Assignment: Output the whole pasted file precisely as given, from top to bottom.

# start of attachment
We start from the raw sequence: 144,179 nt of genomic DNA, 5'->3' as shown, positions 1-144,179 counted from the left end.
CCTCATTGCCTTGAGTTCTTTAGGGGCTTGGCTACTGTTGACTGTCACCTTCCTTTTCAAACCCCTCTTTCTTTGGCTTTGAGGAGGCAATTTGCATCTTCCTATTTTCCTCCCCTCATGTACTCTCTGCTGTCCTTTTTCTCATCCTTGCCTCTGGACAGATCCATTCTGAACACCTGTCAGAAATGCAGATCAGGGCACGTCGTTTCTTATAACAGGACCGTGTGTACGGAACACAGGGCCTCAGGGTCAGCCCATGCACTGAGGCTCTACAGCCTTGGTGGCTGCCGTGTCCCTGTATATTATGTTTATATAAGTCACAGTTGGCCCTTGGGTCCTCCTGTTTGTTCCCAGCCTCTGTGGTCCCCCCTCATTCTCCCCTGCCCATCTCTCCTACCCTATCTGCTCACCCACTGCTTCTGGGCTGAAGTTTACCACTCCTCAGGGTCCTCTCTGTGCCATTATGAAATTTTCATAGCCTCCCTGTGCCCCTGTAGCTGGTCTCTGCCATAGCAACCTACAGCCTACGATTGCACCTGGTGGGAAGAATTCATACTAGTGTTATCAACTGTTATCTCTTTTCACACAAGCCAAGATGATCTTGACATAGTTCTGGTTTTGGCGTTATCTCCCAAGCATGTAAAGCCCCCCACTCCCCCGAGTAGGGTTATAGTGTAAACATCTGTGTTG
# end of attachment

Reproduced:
We start from the raw sequence: 144,179 nt of genomic DNA, 5'->3' as shown, positions 1-144,179 counted from the left end.
CCTCATTGCCTTGAGTTCTTTAGGGGCTTGGCTACTGTTGACTGTCACCTTCCTTTTCAAACCCCTCTTTCTTTGGCTTTGAGGAGGCAATTTGCATCTTCCTATTTTCCTCCCCTCATGTACTCTCTGCTGTCCTTTTTCTCATCCTTGCCTCTGGACAGATCCATTCTGAACACCTGTCAGAAATGCAGATCAGGGCACGTCGTTTCTTATAACAGGACCGTGTGTACGGAACACAGGGCCTCAGGGTCAGCCCATGCACTGAGGCTCTACAGCCTTGGTGGCTGCCGTGTCCCTGTATATTATGTTTATATAAGTCACAGTTGGCCCTTGGGTCCTCCTGTTTGTTCCCAGCCTCTGTGGTCCCCCCTCATTCTCCCCTGCCCATCTCTCCTACCCTATCTGCTCACCCACTGCTTCTGGGCTGAAGTTTACCACTCCTCAGGGTCCTCTCTGTGCCATTATGAAATTTTCATAGCCTCCCTGTGCCCCTGTAGCTGGTCTCTGCCATAGCAACCTACAGCCTACGATTGCACCTGGTGGGAAGAATTCATACTAGTGTTATCAACTGTTATCTCTTTTCACACAAGCCAAGATGATCTTGACATAGTTCTGGTTTTGGCGTTATCTCCCAAGCATGTAAAGCCCCCCACTCCCCCGAGTAGGGTTATAGTGTAAACATCTGTGTTG